The COVID-19 coronavirus outbreak has been rapidly spreading around the globe, so it’s become a hot topic in the news. If you’re a creator on YouTube, though, you might not want to talk about it, as YouTube recently, quietly announced that it will demonetize any videos talking about coronavirus.
As of February 11, YouTube announced via its Creator Insider channel that the platform was treating coronavirus as a “sensitive topic.” Buried around the 4:30 mark of the six-minute video, YouTube’s Tom Leung confirmed that all videos talking about the coronavirus on YouTube will “be demonetized until further notice.”
This falls under the company’s policy on other sensitive topics such as armed conflicts, certain deaths, mass shootings, and others. That policy exists to protect the platform’s advertisers.
The coronavirus outbreak certainly fits under the “global health crisis,” and if we’re looking at things from YouTube’s point of view, this probably helps out everyone by slightly curbing the spread of misinformation.
However, creators aren’t happy about this. As the Verge details, many creators have avoided using the word coronavirus during this time for fear of being demonetized. This is all while they are providing useful information to their audiences, too. Linus Tech Tips, for example, recently published a video regarding how the virus outbreak may affect PC components for the next few months, but there’s no mention of coronavirus directly for fear of demonetization.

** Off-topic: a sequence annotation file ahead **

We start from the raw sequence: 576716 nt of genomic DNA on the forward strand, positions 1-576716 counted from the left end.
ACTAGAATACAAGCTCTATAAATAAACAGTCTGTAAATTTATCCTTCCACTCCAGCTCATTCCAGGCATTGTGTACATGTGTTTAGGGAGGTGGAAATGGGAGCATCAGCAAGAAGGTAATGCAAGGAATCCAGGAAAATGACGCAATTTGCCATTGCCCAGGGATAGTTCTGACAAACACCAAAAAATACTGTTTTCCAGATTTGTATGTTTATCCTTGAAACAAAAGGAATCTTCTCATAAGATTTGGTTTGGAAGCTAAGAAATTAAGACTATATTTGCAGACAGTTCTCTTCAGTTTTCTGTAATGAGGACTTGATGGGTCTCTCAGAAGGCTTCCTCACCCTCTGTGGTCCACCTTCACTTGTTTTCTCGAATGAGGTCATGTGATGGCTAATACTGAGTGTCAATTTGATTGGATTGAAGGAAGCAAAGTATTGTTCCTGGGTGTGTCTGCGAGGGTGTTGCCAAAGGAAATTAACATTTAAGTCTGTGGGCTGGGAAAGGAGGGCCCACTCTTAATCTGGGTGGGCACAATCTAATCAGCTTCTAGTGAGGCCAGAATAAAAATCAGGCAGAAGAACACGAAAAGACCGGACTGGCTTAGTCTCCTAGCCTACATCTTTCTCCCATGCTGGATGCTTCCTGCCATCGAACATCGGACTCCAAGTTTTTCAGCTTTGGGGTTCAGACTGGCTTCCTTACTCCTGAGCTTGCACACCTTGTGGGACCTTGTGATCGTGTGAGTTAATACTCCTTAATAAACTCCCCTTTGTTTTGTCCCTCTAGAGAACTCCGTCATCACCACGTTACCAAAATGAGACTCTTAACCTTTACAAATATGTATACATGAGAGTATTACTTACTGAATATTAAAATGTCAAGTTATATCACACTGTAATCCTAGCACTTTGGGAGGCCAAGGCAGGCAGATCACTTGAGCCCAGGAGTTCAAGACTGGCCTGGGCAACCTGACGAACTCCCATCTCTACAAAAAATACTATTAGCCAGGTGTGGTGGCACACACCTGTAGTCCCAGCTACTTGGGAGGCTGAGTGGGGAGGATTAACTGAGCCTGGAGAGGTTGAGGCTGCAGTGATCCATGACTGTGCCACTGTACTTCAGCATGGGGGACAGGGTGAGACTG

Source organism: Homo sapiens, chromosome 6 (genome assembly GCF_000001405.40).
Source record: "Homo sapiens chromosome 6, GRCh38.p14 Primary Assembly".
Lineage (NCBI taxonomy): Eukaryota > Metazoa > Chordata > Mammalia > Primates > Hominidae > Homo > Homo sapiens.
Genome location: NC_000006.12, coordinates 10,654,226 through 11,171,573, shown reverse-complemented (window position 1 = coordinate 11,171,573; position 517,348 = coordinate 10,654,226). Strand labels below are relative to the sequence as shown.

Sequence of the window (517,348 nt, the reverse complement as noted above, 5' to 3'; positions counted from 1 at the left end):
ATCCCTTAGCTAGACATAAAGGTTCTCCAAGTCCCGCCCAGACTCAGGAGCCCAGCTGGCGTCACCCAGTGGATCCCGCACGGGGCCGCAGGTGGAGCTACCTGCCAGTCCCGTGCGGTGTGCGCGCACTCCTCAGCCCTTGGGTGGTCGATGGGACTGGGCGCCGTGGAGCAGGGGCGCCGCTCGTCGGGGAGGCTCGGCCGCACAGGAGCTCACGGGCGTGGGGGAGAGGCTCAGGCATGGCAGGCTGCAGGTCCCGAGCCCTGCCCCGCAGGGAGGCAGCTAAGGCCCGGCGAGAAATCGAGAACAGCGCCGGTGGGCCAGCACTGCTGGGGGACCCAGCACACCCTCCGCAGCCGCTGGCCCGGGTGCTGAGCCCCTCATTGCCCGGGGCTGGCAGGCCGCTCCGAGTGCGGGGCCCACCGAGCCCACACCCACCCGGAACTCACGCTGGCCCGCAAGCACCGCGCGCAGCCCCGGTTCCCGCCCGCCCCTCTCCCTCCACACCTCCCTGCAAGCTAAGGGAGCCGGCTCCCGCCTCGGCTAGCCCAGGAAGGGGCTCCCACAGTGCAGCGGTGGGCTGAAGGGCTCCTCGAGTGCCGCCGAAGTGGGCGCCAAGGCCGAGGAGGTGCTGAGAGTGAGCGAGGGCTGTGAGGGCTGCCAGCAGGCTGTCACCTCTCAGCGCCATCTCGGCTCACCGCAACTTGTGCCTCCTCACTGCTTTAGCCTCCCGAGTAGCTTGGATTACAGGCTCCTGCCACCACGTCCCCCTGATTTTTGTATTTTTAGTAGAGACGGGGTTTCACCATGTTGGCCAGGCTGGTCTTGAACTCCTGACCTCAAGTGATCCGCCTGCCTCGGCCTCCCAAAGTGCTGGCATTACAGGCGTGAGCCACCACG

Just avoiding the word coronavirus may not protect all YouTube creators, either. Another creator behind the Nintendo Prime channel mentioned on Twitter that multiple videos on that channel were demonetized with one just mentioning “that thing that started in China.”
YouTube often exempts news channels and similar channels from this policy partially because they provide their own ads on the platform, something a few creators haven’t been happy with, either.
As mentioned, this policy is probably not the worst thing Google could have done, since it will likely lessen the number of misinformation videos out there, but it’s also hurting creators who are pushing legitimately helpful videos in this chaotic time.
More on YouTube:
- Judges rule as a ‘private forum,’ YouTube is not bound by the First Amendment
- Report: YouTube grabs 70% of total time spent watching streaming services on mobile
- YouTube kills off its classic desktop interface for good next month
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